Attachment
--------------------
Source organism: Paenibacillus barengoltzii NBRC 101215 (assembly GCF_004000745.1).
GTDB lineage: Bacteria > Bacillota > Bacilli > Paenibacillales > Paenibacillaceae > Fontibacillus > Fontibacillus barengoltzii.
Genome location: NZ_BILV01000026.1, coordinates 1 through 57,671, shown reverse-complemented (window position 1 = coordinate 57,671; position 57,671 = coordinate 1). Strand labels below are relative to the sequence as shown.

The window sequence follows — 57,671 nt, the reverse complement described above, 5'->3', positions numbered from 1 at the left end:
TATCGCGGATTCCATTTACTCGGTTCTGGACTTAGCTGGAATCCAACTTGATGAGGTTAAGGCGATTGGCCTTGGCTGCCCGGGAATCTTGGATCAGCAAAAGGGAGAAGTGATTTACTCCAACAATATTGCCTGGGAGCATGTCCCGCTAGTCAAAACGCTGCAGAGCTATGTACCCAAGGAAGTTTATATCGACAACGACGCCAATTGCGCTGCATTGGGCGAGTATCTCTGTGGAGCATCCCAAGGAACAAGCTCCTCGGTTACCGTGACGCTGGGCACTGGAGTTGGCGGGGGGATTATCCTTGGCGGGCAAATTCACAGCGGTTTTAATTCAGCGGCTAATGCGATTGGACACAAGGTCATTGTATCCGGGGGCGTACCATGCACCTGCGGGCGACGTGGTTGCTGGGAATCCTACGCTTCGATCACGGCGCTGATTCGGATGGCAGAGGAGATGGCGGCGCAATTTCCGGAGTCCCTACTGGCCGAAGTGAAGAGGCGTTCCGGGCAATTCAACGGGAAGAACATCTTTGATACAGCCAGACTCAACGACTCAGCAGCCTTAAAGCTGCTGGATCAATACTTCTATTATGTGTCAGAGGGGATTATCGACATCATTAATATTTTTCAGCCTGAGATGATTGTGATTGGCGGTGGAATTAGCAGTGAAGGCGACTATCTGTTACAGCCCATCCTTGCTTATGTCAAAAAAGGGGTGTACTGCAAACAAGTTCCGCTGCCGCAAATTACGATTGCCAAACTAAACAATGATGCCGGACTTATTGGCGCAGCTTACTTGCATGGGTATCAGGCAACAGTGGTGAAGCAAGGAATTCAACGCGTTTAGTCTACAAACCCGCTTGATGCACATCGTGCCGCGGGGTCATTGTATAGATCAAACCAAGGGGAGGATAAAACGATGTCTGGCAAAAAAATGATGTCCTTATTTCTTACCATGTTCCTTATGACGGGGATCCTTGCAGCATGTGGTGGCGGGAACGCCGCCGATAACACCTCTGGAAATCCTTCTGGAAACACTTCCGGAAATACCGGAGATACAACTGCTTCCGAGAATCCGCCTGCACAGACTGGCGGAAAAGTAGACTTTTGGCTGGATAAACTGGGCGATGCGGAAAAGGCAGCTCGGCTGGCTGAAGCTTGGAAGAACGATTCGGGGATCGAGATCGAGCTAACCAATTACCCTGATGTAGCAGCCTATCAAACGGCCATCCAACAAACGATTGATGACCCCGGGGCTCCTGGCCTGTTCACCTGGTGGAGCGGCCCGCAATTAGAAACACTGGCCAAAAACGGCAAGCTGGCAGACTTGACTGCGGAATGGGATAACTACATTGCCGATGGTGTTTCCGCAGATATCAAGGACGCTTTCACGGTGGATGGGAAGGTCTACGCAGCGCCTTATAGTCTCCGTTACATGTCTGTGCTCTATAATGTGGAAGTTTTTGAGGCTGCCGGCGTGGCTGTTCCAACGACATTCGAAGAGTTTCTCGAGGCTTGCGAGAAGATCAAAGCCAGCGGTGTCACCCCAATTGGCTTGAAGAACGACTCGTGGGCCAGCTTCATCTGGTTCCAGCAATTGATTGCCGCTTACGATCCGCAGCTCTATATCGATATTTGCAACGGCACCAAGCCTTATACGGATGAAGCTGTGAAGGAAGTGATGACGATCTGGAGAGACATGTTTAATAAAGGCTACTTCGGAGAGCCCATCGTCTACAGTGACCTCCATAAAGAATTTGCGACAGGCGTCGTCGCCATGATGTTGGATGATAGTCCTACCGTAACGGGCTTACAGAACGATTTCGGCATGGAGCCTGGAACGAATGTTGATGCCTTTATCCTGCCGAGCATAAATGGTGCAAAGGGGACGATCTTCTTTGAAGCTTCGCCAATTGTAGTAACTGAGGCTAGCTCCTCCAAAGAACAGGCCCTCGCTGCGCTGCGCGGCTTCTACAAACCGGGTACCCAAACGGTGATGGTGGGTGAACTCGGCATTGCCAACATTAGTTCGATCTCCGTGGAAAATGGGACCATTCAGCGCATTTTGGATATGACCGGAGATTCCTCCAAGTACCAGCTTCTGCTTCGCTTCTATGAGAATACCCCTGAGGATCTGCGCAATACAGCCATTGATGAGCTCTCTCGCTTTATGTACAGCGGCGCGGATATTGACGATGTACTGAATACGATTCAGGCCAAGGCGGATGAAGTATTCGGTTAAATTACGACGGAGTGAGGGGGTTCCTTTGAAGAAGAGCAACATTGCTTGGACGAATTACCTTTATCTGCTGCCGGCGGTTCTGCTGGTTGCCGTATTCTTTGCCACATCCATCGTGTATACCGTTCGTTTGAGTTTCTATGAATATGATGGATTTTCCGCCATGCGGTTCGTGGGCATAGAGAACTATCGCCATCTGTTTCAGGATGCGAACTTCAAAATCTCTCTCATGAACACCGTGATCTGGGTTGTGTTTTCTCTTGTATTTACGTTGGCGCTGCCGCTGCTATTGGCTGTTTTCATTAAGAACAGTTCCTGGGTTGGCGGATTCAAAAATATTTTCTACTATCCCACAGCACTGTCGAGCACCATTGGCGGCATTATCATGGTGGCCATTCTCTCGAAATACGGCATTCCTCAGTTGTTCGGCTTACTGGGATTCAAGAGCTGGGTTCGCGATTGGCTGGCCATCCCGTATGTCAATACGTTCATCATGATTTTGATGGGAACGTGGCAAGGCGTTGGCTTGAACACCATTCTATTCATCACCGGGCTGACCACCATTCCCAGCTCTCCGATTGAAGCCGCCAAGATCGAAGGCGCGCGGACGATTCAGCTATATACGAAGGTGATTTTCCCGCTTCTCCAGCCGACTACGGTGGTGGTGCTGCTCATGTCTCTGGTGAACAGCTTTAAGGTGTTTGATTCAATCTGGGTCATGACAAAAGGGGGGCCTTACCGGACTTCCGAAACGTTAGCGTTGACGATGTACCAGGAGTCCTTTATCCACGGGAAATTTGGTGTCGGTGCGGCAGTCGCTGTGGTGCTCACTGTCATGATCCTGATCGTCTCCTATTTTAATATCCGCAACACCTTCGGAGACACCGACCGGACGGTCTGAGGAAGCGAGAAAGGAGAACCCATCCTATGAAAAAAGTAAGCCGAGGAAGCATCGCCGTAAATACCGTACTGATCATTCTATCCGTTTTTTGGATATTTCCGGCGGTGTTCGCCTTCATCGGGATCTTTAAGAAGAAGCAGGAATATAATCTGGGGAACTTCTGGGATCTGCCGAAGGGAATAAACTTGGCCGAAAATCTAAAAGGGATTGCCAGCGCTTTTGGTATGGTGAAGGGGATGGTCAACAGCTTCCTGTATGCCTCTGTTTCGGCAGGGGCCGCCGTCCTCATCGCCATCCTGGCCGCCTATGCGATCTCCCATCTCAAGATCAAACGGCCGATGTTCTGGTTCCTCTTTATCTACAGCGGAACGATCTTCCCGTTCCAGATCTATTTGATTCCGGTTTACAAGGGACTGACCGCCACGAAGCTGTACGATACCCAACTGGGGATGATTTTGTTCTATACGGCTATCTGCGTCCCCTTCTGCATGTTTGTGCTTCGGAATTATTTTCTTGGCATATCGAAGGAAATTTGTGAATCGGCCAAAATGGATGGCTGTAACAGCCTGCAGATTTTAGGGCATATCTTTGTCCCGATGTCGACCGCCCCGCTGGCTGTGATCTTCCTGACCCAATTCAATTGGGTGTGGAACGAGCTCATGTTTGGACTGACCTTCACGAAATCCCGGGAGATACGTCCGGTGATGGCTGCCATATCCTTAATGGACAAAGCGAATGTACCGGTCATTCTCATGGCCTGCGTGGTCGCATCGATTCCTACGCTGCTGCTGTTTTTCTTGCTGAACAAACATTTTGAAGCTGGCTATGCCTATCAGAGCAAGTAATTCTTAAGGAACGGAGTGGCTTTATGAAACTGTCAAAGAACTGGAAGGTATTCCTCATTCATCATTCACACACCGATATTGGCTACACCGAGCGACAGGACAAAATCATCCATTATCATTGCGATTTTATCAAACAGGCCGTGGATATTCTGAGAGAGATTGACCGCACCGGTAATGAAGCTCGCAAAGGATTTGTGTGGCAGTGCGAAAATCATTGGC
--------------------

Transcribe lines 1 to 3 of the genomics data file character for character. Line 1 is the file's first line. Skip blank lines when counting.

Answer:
Source organism: Paenibacillus barengoltzii NBRC 101215 (assembly GCF_004000745.1).
GTDB lineage: Bacteria > Bacillota > Bacilli > Paenibacillales > Paenibacillaceae > Fontibacillus > Fontibacillus barengoltzii.
Genome location: NZ_BILV01000026.1, coordinates 1 through 57,671, shown reverse-complemented (window position 1 = coordinate 57,671; position 57,671 = coordinate 1). Strand labels below are relative to the sequence as shown.